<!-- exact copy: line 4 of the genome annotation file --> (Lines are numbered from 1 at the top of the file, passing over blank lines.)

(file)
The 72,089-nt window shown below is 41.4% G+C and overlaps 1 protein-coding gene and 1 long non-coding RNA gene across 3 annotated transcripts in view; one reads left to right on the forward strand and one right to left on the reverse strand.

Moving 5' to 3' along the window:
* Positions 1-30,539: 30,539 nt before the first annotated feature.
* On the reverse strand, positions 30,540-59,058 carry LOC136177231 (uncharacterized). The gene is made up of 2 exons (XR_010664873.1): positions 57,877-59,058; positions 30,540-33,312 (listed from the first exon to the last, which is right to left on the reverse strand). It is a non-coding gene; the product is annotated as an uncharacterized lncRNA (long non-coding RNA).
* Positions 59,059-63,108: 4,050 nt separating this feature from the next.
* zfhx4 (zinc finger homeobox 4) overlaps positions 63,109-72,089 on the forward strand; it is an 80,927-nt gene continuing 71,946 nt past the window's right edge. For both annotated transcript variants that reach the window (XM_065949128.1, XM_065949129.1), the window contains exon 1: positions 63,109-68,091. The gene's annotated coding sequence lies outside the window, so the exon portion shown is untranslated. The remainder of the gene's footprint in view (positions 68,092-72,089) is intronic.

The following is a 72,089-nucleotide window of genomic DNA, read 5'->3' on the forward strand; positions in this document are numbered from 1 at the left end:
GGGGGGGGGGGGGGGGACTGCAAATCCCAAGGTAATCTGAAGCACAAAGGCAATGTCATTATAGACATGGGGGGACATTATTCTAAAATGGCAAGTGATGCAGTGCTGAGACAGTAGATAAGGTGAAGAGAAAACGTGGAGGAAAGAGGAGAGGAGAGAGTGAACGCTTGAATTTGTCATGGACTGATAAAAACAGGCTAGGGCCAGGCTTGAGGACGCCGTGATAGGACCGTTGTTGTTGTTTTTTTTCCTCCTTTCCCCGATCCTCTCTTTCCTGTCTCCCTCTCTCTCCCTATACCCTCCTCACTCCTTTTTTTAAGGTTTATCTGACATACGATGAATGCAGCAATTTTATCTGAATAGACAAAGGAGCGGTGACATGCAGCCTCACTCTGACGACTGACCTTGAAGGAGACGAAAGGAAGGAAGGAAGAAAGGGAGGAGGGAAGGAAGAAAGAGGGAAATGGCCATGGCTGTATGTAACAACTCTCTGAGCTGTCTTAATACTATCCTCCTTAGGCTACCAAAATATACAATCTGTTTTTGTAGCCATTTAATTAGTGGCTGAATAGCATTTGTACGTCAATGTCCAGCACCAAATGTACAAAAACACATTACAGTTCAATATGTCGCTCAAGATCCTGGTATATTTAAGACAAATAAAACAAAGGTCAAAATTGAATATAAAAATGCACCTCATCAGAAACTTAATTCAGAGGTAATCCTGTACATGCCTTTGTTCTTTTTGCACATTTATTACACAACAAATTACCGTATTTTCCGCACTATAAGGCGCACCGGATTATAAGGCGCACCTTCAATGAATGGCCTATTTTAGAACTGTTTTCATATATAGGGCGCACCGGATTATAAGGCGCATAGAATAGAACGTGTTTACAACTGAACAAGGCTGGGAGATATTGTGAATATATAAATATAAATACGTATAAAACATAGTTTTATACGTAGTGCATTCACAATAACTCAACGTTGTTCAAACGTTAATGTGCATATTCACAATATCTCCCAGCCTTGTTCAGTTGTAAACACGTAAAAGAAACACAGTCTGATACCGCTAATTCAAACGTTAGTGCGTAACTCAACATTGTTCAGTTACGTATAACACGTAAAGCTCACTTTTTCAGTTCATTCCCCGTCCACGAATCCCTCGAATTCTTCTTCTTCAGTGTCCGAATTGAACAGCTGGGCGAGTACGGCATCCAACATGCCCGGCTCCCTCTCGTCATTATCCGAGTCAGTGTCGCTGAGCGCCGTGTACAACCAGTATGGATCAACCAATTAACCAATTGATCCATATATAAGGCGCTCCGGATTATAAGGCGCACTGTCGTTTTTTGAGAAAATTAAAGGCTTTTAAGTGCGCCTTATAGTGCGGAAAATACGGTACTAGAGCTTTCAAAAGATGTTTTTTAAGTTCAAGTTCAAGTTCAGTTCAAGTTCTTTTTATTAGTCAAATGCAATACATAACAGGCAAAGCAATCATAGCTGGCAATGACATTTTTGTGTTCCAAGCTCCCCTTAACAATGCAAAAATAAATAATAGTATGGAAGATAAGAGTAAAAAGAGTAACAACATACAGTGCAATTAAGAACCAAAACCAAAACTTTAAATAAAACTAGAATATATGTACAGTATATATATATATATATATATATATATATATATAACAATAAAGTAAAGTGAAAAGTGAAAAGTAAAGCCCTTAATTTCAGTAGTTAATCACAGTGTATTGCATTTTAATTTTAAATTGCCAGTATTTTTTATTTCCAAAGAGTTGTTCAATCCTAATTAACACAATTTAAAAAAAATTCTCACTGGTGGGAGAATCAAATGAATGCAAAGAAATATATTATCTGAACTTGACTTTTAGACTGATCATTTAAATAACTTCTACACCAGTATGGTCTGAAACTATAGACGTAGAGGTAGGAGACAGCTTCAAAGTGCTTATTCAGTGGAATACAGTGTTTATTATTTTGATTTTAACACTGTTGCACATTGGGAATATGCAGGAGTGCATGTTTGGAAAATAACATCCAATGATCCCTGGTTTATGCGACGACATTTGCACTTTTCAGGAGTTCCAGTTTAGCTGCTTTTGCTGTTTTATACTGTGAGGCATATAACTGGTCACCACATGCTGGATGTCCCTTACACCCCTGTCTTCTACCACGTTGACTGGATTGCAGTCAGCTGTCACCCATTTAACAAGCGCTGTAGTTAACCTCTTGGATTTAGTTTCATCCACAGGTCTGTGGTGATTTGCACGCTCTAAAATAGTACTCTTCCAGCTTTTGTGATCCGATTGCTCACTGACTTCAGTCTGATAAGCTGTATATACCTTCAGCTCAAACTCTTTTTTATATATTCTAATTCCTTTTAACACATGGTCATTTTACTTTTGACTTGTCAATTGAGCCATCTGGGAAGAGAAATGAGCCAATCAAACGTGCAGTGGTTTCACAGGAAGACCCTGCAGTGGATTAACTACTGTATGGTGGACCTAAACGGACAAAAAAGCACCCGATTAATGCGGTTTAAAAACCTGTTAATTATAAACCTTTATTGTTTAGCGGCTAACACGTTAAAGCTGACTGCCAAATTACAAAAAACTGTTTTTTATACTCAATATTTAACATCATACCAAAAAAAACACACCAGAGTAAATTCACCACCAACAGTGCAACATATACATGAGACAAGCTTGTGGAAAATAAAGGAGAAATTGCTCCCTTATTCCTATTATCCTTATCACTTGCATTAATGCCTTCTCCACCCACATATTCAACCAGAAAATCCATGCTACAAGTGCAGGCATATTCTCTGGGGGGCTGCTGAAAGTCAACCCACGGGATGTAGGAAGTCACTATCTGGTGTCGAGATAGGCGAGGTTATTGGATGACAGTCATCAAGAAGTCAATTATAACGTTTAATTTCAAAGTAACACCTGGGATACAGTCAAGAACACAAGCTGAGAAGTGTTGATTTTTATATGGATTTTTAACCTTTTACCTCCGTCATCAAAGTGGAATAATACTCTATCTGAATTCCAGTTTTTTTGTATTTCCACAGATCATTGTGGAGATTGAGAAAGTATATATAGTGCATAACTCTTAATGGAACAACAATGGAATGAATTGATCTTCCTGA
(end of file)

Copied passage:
* On the reverse strand, positions 30,540-59,058 carry LOC136177231 (uncharacterized). The gene is made up of 2 exons (XR_010664873.1): positions 57,877-59,058; positions 30,540-33,312 (listed from the first exon to the last, which is right to left on the reverse strand). It is a non-coding gene; the product is annotated as an uncharacterized lncRNA (long non-coding RNA).